• T_SV

    This simply passes the C representation of the Perl variable (an SV*) in and out of the XS layer. This can be used if the C code wants to deal directly with the Perl variable.

  • T_SVREF

    Used to pass in and return a reference to an SV.

    Note that this typemap does not decrement the reference count when returning the reference to an SV*. See also: T_SVREF_REFCOUNT_FIXED

  • T_SVREF_FIXED

    Used to pass in and return a reference to an SV. This is a fixed variant of T_SVREF that decrements the refcount appropriately when returning a reference to an SV*. Introduced in perl 5.15.4.

  • T_AVREF

    From the perl level this is a reference to a perl array. From the C level this is a pointer to an AV.

    Note that this typemap does not decrement the reference count when returning an AV*. See also: T_AVREF_REFCOUNT_FIXED

  • T_AVREF_REFCOUNT_FIXED

    From the perl level this is a reference to a perl array. From the C level this is a pointer to an AV. This is a fixed variant of T_AVREF that decrements the refcount appropriately when returning an AV*. Introduced in perl 5.15.4.

  • T_HVREF

    From the perl level this is a reference to a perl hash. From the C level this is a pointer to an HV.

    Note that this typemap does not decrement the reference count when returning an HV*. See also: T_HVREF_REFCOUNT_FIXED

  • T_HVREF_REFCOUNT_FIXED

    From the perl level this is a reference to a perl hash. From the C level this is a pointer to an HV. This is a fixed variant of T_HVREF that decrements the refcount appropriately when returning an HV*. Introduced in perl 5.15.4.

  • T_CVREF

    From the perl level this is a reference to a perl subroutine (e.g. $sub = sub { 1 };). From the C level this is a pointer to a CV.

    Note that this typemap does not decrement the reference count when returning an HV*. See also: T_HVREF_REFCOUNT_FIXED

  • T_CVREF_REFCOUNT_FIXED

    From the perl level this is a reference to a perl subroutine (e.g. $sub = sub { 1 };). From the C level this is a pointer to a CV.

    This is a fixed variant of T_HVREF that decrements the refcount appropriately when returning an HV*. Introduced in perl 5.15.4.

  • T_SYSRET

    The T_SYSRET typemap is used to process return values from system calls. It is only meaningful when passing values from C to perl (there is no concept of passing a system return value from Perl to C).

    System calls return -1 on error (setting ERRNO with the reason) and (usually) 0 on success. If the return value is -1 this typemap returns undef. If the return value is not -1, this typemap translates a 0 (perl false) to "0 but true" (which is perl true) or returns the value itself, to indicate that the command succeeded.

    The POSIX module makes extensive use of this type.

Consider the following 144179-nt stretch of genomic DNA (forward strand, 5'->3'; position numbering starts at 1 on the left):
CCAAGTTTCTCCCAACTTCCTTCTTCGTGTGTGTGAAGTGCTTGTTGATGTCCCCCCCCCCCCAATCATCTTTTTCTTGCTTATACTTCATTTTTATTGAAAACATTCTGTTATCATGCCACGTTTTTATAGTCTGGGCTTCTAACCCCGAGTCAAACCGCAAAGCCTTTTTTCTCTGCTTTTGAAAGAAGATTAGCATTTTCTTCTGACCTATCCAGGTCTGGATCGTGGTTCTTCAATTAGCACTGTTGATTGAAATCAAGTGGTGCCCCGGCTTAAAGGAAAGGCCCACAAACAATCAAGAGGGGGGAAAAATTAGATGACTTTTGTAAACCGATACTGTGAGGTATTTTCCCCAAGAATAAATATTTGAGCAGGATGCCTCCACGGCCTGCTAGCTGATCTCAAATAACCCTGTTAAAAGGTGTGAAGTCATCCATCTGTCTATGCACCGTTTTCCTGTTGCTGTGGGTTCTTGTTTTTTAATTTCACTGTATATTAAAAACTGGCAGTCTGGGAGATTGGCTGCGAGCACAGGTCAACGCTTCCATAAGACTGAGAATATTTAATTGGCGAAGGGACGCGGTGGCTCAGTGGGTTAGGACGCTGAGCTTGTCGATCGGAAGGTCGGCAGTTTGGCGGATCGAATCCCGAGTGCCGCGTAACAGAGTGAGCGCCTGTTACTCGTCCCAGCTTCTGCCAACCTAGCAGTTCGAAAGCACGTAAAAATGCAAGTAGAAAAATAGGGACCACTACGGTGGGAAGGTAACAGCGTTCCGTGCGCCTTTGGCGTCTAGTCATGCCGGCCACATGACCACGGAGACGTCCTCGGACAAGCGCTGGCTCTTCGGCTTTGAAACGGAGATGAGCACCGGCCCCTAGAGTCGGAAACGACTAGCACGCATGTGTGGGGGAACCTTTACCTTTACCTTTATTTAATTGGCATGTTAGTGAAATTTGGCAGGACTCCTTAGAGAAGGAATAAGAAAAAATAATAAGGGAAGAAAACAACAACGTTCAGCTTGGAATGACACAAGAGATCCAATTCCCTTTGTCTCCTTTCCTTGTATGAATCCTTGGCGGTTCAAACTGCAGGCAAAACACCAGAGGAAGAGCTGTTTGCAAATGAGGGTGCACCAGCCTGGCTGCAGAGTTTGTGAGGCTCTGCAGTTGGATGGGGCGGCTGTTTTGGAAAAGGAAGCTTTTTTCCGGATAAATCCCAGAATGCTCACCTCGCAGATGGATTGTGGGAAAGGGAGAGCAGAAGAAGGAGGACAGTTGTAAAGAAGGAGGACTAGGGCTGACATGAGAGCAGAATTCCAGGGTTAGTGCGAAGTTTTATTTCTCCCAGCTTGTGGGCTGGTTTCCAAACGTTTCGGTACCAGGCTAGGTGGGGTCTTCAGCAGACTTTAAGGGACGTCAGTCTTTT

• T_UV

    An unsigned integer.

  • T_IV

    A signed integer. This is cast to the required integer type when passed to C and converted to an IV when passed back to Perl.

  • T_INT

    A signed integer. This typemap converts the Perl value to a native integer type (the int type on the current platform). When returning the value to perl it is processed in the same way as for T_IV.

    Its behaviour is identical to using an int type in XS with T_IV.

  • T_ENUM

    An enum value. Used to transfer an enum component from C. There is no reason to pass an enum value to C since it is stored as an IV inside perl.

  • T_BOOL

    A boolean type. This can be used to pass true and false values to and from C.

  • T_U_INT

    This is for unsigned integers. It is equivalent to using T_UV but explicitly casts the variable to type unsigned int . The default type for unsigned int is T_UV.

  • T_SHORT

    Short integers. This is equivalent to T_IV but explicitly casts the return to type short . The default typemap for short is T_IV.

  • T_U_SHORT

    Unsigned short integers. This is equivalent to T_UV but explicitly casts the return to type unsigned short . The default typemap for unsigned short is T_UV.

    T_U_SHORT is used for type U16 in the standard typemap.

  • T_LONG

    Long integers. This is equivalent to T_IV but explicitly casts the return to type long . The default typemap for long is T_IV.

  • T_U_LONG

    Unsigned long integers. This is equivalent to T_UV but explicitly casts the return to type unsigned long . The default typemap for unsigned long is T_UV.

    T_U_LONG is used for type U32 in the standard typemap.

  • T_CHAR

    Single 8-bit characters.

  • T_U_CHAR

    An unsigned byte.

  • T_FLOAT

    A floating point number. This typemap guarantees to return a variable cast to a float .

  • T_NV